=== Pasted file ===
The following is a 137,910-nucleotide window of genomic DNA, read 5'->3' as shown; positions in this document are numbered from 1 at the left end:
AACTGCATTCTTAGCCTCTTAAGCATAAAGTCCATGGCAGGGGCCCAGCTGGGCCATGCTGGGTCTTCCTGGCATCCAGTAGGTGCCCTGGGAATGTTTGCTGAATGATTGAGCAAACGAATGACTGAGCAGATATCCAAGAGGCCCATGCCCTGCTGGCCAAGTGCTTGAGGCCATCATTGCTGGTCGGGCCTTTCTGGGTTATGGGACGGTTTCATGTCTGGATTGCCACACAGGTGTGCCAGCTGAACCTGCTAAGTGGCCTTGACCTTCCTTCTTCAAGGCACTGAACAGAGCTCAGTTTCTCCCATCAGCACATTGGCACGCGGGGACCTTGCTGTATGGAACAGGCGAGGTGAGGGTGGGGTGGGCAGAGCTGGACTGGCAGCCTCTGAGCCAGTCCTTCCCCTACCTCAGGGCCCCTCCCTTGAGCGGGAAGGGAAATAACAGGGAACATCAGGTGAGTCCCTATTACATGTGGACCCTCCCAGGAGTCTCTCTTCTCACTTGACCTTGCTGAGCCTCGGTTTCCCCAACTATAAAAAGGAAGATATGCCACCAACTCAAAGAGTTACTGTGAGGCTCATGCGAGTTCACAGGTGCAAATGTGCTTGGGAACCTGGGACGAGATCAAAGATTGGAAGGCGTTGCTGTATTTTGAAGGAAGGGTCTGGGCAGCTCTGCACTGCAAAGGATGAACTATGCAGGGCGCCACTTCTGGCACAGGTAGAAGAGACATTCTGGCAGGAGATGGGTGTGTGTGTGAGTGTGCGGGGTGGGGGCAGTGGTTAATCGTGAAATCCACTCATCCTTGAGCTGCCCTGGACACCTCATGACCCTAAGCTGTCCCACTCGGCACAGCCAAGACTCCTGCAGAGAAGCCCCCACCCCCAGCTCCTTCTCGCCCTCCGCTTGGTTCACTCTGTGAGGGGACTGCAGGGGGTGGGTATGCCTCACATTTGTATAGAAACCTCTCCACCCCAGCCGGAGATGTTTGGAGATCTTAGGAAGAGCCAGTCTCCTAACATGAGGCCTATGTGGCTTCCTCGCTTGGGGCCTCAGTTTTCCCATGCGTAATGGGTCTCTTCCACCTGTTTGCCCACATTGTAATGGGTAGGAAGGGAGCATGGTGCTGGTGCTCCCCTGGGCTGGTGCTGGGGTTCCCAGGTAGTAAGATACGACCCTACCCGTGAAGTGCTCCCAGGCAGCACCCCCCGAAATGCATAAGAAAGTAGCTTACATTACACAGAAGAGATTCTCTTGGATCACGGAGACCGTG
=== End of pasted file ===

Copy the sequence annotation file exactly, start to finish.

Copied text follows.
The following is a 137,910-nucleotide window of genomic DNA, read 5'->3' as shown; positions in this document are numbered from 1 at the left end:
AACTGCATTCTTAGCCTCTTAAGCATAAAGTCCATGGCAGGGGCCCAGCTGGGCCATGCTGGGTCTTCCTGGCATCCAGTAGGTGCCCTGGGAATGTTTGCTGAATGATTGAGCAAACGAATGACTGAGCAGATATCCAAGAGGCCCATGCCCTGCTGGCCAAGTGCTTGAGGCCATCATTGCTGGTCGGGCCTTTCTGGGTTATGGGACGGTTTCATGTCTGGATTGCCACACAGGTGTGCCAGCTGAACCTGCTAAGTGGCCTTGACCTTCCTTCTTCAAGGCACTGAACAGAGCTCAGTTTCTCCCATCAGCACATTGGCACGCGGGGACCTTGCTGTATGGAACAGGCGAGGTGAGGGTGGGGTGGGCAGAGCTGGACTGGCAGCCTCTGAGCCAGTCCTTCCCCTACCTCAGGGCCCCTCCCTTGAGCGGGAAGGGAAATAACAGGGAACATCAGGTGAGTCCCTATTACATGTGGACCCTCCCAGGAGTCTCTCTTCTCACTTGACCTTGCTGAGCCTCGGTTTCCCCAACTATAAAAAGGAAGATATGCCACCAACTCAAAGAGTTACTGTGAGGCTCATGCGAGTTCACAGGTGCAAATGTGCTTGGGAACCTGGGACGAGATCAAAGATTGGAAGGCGTTGCTGTATTTTGAAGGAAGGGTCTGGGCAGCTCTGCACTGCAAAGGATGAACTATGCAGGGCGCCACTTCTGGCACAGGTAGAAGAGACATTCTGGCAGGAGATGGGTGTGTGTGTGAGTGTGCGGGGTGGGGGCAGTGGTTAATCGTGAAATCCACTCATCCTTGAGCTGCCCTGGACACCTCATGACCCTAAGCTGTCCCACTCGGCACAGCCAAGACTCCTGCAGAGAAGCCCCCACCCCCAGCTCCTTCTCGCCCTCCGCTTGGTTCACTCTGTGAGGGGACTGCAGGGGGTGGGTATGCCTCACATTTGTATAGAAACCTCTCCACCCCAGCCGGAGATGTTTGGAGATCTTAGGAAGAGCCAGTCTCCTAACATGAGGCCTATGTGGCTTCCTCGCTTGGGGCCTCAGTTTTCCCATGCGTAATGGGTCTCTTCCACCTGTTTGCCCACATTGTAATGGGTAGGAAGGGAGCATGGTGCTGGTGCTCCCCTGGGCTGGTGCTGGGGTTCCCAGGTAGTAAGATACGACCCTACCCGTGAAGTGCTCCCAGGCAGCACCCCCCGAAATGCATAAGAAAGTAGCTTACATTACACAGAAGAGATTCTCTTGGATCACGGAGACCGTG